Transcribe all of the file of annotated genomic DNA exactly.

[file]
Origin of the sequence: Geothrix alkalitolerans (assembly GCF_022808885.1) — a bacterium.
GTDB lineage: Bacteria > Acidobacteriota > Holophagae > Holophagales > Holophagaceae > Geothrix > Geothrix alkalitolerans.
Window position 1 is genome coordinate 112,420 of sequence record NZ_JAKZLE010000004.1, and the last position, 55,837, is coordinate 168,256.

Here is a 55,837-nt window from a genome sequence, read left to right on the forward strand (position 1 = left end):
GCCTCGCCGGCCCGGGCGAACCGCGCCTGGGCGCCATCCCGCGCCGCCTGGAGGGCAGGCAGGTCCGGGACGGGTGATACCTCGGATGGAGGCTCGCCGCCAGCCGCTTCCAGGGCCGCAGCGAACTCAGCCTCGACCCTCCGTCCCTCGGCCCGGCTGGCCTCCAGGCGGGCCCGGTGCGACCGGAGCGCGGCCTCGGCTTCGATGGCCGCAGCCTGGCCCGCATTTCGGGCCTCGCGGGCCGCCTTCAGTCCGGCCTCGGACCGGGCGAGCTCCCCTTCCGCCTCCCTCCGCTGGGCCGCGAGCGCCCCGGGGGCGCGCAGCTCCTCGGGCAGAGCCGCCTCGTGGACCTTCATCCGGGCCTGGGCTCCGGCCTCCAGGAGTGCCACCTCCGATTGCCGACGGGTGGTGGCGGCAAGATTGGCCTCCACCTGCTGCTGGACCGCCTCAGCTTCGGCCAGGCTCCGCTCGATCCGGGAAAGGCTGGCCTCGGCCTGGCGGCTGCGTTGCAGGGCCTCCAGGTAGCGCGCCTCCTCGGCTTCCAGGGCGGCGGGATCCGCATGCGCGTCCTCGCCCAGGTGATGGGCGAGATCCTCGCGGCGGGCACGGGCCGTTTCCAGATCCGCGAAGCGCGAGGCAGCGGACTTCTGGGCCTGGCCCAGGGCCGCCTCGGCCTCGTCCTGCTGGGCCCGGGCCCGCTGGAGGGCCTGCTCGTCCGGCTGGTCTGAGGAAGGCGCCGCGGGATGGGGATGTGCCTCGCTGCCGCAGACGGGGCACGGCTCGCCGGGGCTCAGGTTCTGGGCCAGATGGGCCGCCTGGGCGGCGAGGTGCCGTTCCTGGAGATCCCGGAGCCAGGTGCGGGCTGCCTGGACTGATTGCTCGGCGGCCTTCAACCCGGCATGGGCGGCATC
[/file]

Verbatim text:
Origin of the sequence: Geothrix alkalitolerans (assembly GCF_022808885.1) — a bacterium.
GTDB lineage: Bacteria > Acidobacteriota > Holophagae > Holophagales > Holophagaceae > Geothrix > Geothrix alkalitolerans.
Window position 1 is genome coordinate 112,420 of sequence record NZ_JAKZLE010000004.1, and the last position, 55,837, is coordinate 168,256.

Here is a 55,837-nt window from a genome sequence, read left to right on the forward strand (position 1 = left end):
GCCTCGCCGGCCCGGGCGAACCGCGCCTGGGCGCCATCCCGCGCCGCCTGGAGGGCAGGCAGGTCCGGGACGGGTGATACCTCGGATGGAGGCTCGCCGCCAGCCGCTTCCAGGGCCGCAGCGAACTCAGCCTCGACCCTCCGTCCCTCGGCCCGGCTGGCCTCCAGGCGGGCCCGGTGCGACCGGAGCGCGGCCTCGGCTTCGATGGCCGCAGCCTGGCCCGCATTTCGGGCCTCGCGGGCCGCCTTCAGTCCGGCCTCGGACCGGGCGAGCTCCCCTTCCGCCTCCCTCCGCTGGGCCGCGAGCGCCCCGGGGGCGCGCAGCTCCTCGGGCAGAGCCGCCTCGTGGACCTTCATCCGGGCCTGGGCTCCGGCCTCCAGGAGTGCCACCTCCGATTGCCGACGGGTGGTGGCGGCAAGATTGGCCTCCACCTGCTGCTGGACCGCCTCAGCTTCGGCCAGGCTCCGCTCGATCCGGGAAAGGCTGGCCTCGGCCTGGCGGCTGCGTTGCAGGGCCTCCAGGTAGCGCGCCTCCTCGGCTTCCAGGGCGGCGGGATCCGCATGCGCGTCCTCGCCCAGGTGATGGGCGAGATCCTCGCGGCGGGCACGGGCCGTTTCCAGATCCGCGAAGCGCGAGGCAGCGGACTTCTGGGCCTGGCCCAGGGCCGCCTCGGCCTCGTCCTGCTGGGCCCGGGCCCGCTGGAGGGCCTGCTCGTCCGGCTGGTCTGAGGAAGGCGCCGCGGGATGGGGATGTGCCTCGCTGCCGCAGACGGGGCACGGCTCGCCGGGGCTCAGGTTCTGGGCCAGATGGGCCGCCTGGGCGGCGAGGTGCCGTTCCTGGAGATCCCGGAGCCAGGTGCGGGCTGCCTGGACTGATTGCTCGGCGGCCTTCAACCCGGCATGGGCGGCATC